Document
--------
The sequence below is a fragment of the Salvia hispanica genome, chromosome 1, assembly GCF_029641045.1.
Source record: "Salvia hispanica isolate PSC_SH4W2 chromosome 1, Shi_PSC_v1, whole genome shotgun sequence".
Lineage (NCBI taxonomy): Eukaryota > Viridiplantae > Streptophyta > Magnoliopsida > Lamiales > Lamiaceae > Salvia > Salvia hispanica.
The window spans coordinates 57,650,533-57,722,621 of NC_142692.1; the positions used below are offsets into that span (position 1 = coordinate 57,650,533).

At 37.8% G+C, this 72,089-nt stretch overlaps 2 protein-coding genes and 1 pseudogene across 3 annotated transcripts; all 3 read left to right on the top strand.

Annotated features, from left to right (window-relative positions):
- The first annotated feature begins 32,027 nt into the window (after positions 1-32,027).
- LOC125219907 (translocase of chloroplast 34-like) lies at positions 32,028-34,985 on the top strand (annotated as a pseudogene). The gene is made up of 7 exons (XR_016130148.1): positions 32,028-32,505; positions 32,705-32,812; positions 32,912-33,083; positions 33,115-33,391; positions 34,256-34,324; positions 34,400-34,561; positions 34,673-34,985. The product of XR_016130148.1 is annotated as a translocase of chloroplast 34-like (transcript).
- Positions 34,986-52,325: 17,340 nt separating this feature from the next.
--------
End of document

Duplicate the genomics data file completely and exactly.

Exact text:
The sequence below is a fragment of the Salvia hispanica genome, chromosome 1, assembly GCF_029641045.1.
Source record: "Salvia hispanica isolate PSC_SH4W2 chromosome 1, Shi_PSC_v1, whole genome shotgun sequence".
Lineage (NCBI taxonomy): Eukaryota > Viridiplantae > Streptophyta > Magnoliopsida > Lamiales > Lamiaceae > Salvia > Salvia hispanica.
The window spans coordinates 57,650,533-57,722,621 of NC_142692.1; the positions used below are offsets into that span (position 1 = coordinate 57,650,533).

At 37.8% G+C, this 72,089-nt stretch overlaps 2 protein-coding genes and 1 pseudogene across 3 annotated transcripts; all 3 read left to right on the top strand.

Annotated features, from left to right (window-relative positions):
- The first annotated feature begins 32,027 nt into the window (after positions 1-32,027).
- LOC125219907 (translocase of chloroplast 34-like) lies at positions 32,028-34,985 on the top strand (annotated as a pseudogene). The gene is made up of 7 exons (XR_016130148.1): positions 32,028-32,505; positions 32,705-32,812; positions 32,912-33,083; positions 33,115-33,391; positions 34,256-34,324; positions 34,400-34,561; positions 34,673-34,985. The product of XR_016130148.1 is annotated as a translocase of chloroplast 34-like (transcript).
- Positions 34,986-52,325: 17,340 nt separating this feature from the next.